What struck me when reading her post was that these tips easily apply to patients of all ages, and any doctor in any specialty.

I encourage you to read the whole post, but in short her tips are:

1. Come prepared.

[W]e aren’t mind readers, and we have a limited amount of time. It’s frustrating when people don’t

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Overuse of CT scans is dangerous and expensive

I read two articles yesterday that complemented each other:

In Kaiser Health News (KHN) Heavy Use Of CT Scans Raises Concerns About Patients’ Exposure To Radiation

And on KevinMD two radiologists posted The financial costs of treating CT-induced cancer

Each underscores the fact that CT scans are significantly overused in American healthcare.

Although CT scans are an essential diagnostic tool, the Food and Drug Administration reports that an estimated 30 to 50 percent of imaging tests are believed to be medically unnecessary.

Considering we spend tens of billions of dollars every year on diagnostic imaging, that’s a lot of wasted … Continue reading

A physician’s own end-of-life story

I’ve always believed that if I were diagnosed with a terminal illness and had a choice between a few months of quality living and a few extra months filled with doctors’ visits, surgeries, lab tests and drug treatments, I would choose quality of life.

Many friends, some of them doctors, have told me, “Oh, you think that now, but when the times comes the will to live is just too strong. You’ll do anything for that extra time.”

Would I? I guess I won’t know for sure until my time comes.

That’s exactly what a hospice physician thought—Will I Continue reading

Be informed – “The Patient’s Playbook”

the patient's playbookI’ve spent most of the holiday weekend happily engaged in reading through a pile of health care books.

And the one I absolutely have to recommend to everyone is The Patient’s Playbook: How to Save Your Life and the Lives of Those You Love by Leslie D. Michelson.

Michelson is not a physician, but has worked in the health management field for more than 30 years, helping individuals and companies navigate our crazy health care system.

Based on his experience, he has organized his book into three sections. Each chapter ends with a helpful “Quick Guide” of the most crucial … Continue reading

Heads up about Medicare changes

This post if for any of my readers who are Medicare age or about to be Medicare age.

I think it’s important to understand what changes are in the pipeline that will affect your doctors and their ability to be able to treat you.

Some doctors already refuse to see Medicare patients because of government red tape and poor reimbursement.

But starting in 2017 it’s going to get worse, and many physicians are wondering if they should follow their colleagues and drop out of the Medicare game altogether.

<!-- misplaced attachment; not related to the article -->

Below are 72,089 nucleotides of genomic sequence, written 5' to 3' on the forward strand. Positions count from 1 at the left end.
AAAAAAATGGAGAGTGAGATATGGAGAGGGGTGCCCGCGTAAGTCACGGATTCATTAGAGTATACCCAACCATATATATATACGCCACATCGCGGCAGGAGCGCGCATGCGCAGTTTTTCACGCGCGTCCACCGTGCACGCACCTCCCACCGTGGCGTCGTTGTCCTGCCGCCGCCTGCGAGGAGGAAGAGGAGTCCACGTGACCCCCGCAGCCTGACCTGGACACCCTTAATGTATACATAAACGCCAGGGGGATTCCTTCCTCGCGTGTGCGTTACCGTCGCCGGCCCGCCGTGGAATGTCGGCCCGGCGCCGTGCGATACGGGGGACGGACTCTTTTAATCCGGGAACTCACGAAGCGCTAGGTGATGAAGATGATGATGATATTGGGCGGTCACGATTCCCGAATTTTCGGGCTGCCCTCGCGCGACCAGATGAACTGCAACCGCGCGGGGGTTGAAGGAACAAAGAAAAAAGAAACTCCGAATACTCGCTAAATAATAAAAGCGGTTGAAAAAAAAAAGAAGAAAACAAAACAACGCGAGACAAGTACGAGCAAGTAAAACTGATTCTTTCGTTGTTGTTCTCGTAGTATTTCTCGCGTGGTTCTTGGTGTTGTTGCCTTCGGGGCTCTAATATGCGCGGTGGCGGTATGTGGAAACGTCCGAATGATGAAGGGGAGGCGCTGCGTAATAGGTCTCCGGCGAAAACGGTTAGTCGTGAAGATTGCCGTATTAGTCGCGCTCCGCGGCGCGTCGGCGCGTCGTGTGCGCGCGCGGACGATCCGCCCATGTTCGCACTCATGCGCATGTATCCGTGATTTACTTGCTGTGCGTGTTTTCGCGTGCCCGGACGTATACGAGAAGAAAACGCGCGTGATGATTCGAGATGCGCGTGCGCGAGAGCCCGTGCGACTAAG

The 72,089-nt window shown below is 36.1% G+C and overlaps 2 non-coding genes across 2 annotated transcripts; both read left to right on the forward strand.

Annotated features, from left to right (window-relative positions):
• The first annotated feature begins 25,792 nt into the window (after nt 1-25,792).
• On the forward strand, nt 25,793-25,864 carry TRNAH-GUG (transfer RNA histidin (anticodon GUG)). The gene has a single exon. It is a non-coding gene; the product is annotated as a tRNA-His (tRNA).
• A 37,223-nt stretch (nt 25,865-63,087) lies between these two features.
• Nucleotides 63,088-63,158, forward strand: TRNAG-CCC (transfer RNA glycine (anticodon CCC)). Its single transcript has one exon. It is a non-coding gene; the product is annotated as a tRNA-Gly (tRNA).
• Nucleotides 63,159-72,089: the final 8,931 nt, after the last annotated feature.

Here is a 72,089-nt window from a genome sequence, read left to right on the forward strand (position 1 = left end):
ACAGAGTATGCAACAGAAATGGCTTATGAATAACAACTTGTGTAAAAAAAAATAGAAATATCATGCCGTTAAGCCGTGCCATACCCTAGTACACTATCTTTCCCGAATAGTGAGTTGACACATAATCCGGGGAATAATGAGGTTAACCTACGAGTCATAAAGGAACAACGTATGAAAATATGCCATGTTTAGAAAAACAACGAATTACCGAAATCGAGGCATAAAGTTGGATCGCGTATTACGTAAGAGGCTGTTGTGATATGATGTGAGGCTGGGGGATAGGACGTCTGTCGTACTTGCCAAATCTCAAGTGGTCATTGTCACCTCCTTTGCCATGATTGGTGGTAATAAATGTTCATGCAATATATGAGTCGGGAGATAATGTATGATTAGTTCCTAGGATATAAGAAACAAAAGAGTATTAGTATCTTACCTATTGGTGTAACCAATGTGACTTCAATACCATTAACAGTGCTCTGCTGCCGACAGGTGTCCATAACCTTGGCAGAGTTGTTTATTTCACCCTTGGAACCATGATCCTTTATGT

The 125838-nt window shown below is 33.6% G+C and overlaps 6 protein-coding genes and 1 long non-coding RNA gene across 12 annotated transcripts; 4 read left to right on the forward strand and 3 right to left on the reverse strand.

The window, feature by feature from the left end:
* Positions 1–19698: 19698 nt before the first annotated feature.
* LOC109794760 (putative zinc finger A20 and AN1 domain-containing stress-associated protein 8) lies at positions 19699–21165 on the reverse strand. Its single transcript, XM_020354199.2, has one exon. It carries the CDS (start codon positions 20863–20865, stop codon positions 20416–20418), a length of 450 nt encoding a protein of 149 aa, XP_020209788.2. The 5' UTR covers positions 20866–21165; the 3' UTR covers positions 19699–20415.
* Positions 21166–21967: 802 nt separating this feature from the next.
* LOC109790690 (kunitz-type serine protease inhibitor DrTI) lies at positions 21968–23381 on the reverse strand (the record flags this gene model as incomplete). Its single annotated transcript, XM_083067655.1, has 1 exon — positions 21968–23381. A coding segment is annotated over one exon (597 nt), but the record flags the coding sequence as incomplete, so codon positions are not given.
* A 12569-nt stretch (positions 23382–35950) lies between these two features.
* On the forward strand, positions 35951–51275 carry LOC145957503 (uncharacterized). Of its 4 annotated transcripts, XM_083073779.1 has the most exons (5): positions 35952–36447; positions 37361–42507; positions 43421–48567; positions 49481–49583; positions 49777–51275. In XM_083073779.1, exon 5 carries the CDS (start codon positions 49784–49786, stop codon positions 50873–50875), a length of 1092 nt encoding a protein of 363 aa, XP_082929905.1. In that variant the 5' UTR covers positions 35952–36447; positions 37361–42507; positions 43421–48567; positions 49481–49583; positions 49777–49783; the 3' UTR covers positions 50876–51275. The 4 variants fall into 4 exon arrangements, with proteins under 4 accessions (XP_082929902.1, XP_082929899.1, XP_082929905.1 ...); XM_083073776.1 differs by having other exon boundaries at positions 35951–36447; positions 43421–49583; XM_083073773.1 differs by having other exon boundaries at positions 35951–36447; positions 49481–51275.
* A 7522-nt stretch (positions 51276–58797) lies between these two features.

I recently read two posts by physicians on the health care blog … Continue reading

Sad but true – CYA medicine works

A few months ago I posted about CYA—Cover Your Ass—medicine being one reason why too many diagnostic tests are ordered and health care costs are high.

CYA medicine is when the doctor or doctors are pretty sure what your problem is, but they order extra scans and x-rays and blood tests anyway because “failure to diagnose” is one of the leading causes of medical malpractice suits. They aren’t going to take any chances, and who can blame them?

Related story from KevinMD: This is why doctors practice cover your ass medicine

Besides, they don’t pay your resulting medical bill, so … Continue reading

Preventing hospital readmissions

I’ve said it many times in this blog: Don’t go to the hospital alone! And don’t let your friends or family members go alone, either.

Having or being a patient advocate during a hospitalization can really improve communication among the patient, the patient’s family and the myriad of health care providers in modern hospitals.

Related story from KevinMD: There are too many cooks in the health care kitchen

Better communication is especially important at discharge time, when the doctor and nurses give you lots of instructions about your follow-up plan: Do you have new medications? Did you stop old medications? … Continue reading

Patients need “Choosing Wisely”

I’ve written several posts about Choosing Wisely, an initiative launched in 2012 by the American Board of Internal Medicine (ABIM) with the mission of decreasing the use of unnecessary health care.

Overuse of diagnostic tests, screening tests, surgeries and drugs is rampant in our health care culture, and it’s costing billions of dollars every year, not to mention that some patients are actually harmed by overtreatment.

It’s a noble goal, but the burden is on the consumer—the patient—to read and use Choosing Wisely’s lists of  inappropriate treatments because a recent analysis shows that physicians are not paying enough attention … Continue reading